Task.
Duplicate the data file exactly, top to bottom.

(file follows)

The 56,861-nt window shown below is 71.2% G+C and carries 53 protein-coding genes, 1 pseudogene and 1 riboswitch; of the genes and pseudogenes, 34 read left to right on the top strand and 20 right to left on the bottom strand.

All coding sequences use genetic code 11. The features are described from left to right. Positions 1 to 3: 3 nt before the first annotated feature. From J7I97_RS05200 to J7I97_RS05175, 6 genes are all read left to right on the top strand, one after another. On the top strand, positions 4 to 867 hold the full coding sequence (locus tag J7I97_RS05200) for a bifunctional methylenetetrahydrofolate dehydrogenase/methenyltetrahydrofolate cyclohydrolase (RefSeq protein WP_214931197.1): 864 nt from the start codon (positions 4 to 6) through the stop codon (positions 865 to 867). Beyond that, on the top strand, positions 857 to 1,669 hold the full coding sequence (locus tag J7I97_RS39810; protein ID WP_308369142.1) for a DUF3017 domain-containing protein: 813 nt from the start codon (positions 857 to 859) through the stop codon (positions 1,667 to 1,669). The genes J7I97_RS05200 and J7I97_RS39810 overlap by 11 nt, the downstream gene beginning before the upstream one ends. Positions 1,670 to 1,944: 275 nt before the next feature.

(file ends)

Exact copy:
The 56,861-nt window shown below is 71.2% G+C and carries 53 protein-coding genes, 1 pseudogene and 1 riboswitch; of the genes and pseudogenes, 34 read left to right on the top strand and 20 right to left on the bottom strand.

All coding sequences use genetic code 11. The features are described from left to right. Positions 1 to 3: 3 nt before the first annotated feature. From J7I97_RS05200 to J7I97_RS05175, 6 genes are all read left to right on the top strand, one after another. On the top strand, positions 4 to 867 hold the full coding sequence (locus tag J7I97_RS05200) for a bifunctional methylenetetrahydrofolate dehydrogenase/methenyltetrahydrofolate cyclohydrolase (RefSeq protein WP_214931197.1): 864 nt from the start codon (positions 4 to 6) through the stop codon (positions 865 to 867). Beyond that, on the top strand, positions 857 to 1,669 hold the full coding sequence (locus tag J7I97_RS39810; protein ID WP_308369142.1) for a DUF3017 domain-containing protein: 813 nt from the start codon (positions 857 to 859) through the stop codon (positions 1,667 to 1,669). The genes J7I97_RS05200 and J7I97_RS39810 overlap by 11 nt, the downstream gene beginning before the upstream one ends. Positions 1,670 to 1,944: 275 nt before the next feature.